German Chocolate is merely a chocolate that is 48% cocoa. It isn’t really even German (although I am) but was originated here in the U.S.
My mom always made me my German Chocolate Cake in the bundt form, but this time out, I broke out my new 8-inch cake pans that my husband visibly shuddered at as I bought them, and made myself a 3-tier cake. He’s happy I made the purchase now.
I revert back to my days as a Hostess Twinkie packager—and sometimes Hostess Cupcakes—when I take the cakes out of the pans. The guys on the line would SMACK the cupcake pans as hard as they could onto the conveyer belt for the cupcakes to be released from the cakepan’s hold and onto the frosting dripper. So I do what they did and SMACK them on my counter. I get a clean release every time.
I usually freeze my coconut and pecans because I don’t use them as often as I’d like. They’ll stay good for 6 months to a year.
I forgot that I usually double the frosting, just to have it extra gooey. Next time, I will.
- ¾ cup unsalted butter, at room temperature, plus more for the pans
- 8 ounces German’s sweet chocolate, broken into chunks
- 2 ¼ cups all-purpose flour
- ¼ cup Dutch processed cocoa powder
- 1 teaspoon baking soda
- 1 teaspoon fine sea salt
- 2 cups sugar
- 3 large eggs, at room temperature
- 1 large egg yolk, at room temperature
- 2 teaspoons pure vanilla extract
- 1 cup buttermilk
- 1 cup evaporated milk
- 1 cup sugar
- 3 egg yolks
- ½ cup butter
- 1 teaspoon vanilla
- 2 cups shredded, sweetened coconut
- ½ cup chopped pecans
- Preheat the oven to 350 degrees F.
- Butter three 8-inch baking pans and line them with parchment paper.
- Set a heatproof bowl over a small saucepan of simmering water. Add the German chocolate and melt, stirring occasionally. Remove from heat and cool slightly.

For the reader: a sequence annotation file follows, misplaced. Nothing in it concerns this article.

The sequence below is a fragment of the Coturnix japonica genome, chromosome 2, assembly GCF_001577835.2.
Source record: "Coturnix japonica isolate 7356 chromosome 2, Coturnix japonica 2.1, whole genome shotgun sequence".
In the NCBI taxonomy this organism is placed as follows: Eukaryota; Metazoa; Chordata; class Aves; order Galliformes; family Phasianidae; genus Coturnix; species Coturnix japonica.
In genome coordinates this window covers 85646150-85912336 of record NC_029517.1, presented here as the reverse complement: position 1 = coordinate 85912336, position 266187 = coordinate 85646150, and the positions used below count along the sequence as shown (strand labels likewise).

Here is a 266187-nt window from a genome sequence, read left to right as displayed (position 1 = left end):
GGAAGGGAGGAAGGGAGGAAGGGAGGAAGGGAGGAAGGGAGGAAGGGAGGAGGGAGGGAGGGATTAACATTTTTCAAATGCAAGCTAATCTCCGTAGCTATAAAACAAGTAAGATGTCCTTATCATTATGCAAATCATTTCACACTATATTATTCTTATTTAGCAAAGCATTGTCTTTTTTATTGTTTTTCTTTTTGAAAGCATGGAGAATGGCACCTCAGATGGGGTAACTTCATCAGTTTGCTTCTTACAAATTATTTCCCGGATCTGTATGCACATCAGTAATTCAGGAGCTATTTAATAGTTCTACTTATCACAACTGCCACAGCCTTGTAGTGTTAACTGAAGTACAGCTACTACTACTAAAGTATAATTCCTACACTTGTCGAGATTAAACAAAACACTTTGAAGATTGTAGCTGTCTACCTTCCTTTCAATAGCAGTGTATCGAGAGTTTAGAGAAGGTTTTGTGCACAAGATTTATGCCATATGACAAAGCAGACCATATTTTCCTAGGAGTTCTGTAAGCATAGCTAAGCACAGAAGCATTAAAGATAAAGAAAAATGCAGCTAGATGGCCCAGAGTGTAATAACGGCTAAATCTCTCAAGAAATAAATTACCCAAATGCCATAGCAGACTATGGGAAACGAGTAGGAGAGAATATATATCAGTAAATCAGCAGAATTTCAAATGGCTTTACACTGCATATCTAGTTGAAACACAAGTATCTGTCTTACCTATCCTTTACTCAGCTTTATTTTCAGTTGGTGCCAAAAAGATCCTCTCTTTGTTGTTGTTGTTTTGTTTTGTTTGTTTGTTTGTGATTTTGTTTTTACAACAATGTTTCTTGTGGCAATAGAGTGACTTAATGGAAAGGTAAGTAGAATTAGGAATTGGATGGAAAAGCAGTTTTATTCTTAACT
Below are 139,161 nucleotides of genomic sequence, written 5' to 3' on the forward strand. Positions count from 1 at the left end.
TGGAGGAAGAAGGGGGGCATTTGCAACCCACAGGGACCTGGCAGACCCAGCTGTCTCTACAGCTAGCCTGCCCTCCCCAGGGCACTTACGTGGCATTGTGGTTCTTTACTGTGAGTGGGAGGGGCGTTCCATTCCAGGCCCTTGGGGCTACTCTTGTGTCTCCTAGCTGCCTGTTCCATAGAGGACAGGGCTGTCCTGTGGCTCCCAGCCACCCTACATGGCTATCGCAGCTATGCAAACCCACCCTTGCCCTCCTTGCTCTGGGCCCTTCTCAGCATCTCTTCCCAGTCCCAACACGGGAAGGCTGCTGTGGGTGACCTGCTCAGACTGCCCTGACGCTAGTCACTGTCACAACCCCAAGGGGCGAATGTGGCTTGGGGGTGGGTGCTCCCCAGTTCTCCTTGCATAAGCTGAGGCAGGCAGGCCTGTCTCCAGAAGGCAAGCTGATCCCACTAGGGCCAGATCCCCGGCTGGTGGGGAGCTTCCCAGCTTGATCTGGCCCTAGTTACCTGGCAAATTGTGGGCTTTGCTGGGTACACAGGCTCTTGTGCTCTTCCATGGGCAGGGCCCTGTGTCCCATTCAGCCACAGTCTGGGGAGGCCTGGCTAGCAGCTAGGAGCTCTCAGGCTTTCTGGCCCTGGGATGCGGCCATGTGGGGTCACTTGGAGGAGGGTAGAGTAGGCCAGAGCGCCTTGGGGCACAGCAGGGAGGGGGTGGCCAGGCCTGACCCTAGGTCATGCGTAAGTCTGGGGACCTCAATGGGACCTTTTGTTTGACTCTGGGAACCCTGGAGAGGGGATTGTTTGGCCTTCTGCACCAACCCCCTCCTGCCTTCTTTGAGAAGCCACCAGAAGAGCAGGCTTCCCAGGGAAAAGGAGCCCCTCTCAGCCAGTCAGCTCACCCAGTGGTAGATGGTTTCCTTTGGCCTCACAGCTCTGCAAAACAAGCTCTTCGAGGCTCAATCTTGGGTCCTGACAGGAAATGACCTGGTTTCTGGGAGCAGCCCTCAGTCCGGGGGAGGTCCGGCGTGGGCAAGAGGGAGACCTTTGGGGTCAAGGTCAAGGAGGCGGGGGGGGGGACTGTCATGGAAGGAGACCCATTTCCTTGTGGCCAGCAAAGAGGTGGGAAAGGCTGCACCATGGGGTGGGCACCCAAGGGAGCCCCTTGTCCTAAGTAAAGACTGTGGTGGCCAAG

- Whisk the flour with the cocoa powder, baking soda and salt in a medium size bowl. In a large bowl, beat the butter with the sugar until light and fluffy, about 3 minutes. Add the eggs and egg yolk and beat into the mixture one at a time. Add the vanilla and mix in. Add the buttermilk and the flour mixture in 3 alternating batches, ending with the flour mixture. Fold in the melted chocolate until incorporated.
- Pour the batter into the prepared pans. Bake for about 30 minutes or until a toothpick inserted in the center of the cakes come out clean. Place the cakes on a rack and let cool completely. Turn the cakes out of the pans and peel off the parchment paper.
- Add the yolks to a small saucepan and beat with a hand mixer until yolks thicken and begin to ribbon, about 2-3 minutes. Add evaporated milk, sugar and vanilla and mix. Add butter and heat on medium heat, stirring constantly, for about 10 minutes or until mixture becomes golden brown and thickens. Remove from heat and add coconut and pecans. Cool to room temperature.
- Using a knife or offset spatula, spread one third of the frosting evenly over the top of one cake. Top with the second cake layer and spread one third more of the frosting on top. Top with the final cake and spread the rest of the frosting. Serve at room temperature.
As always, thanks for reading. And thanks for supporting companies I partner with, which allows me to create more unique content and recipes for you. This post is in partnership with ®REAL Seal, and I always like buying real ingredients.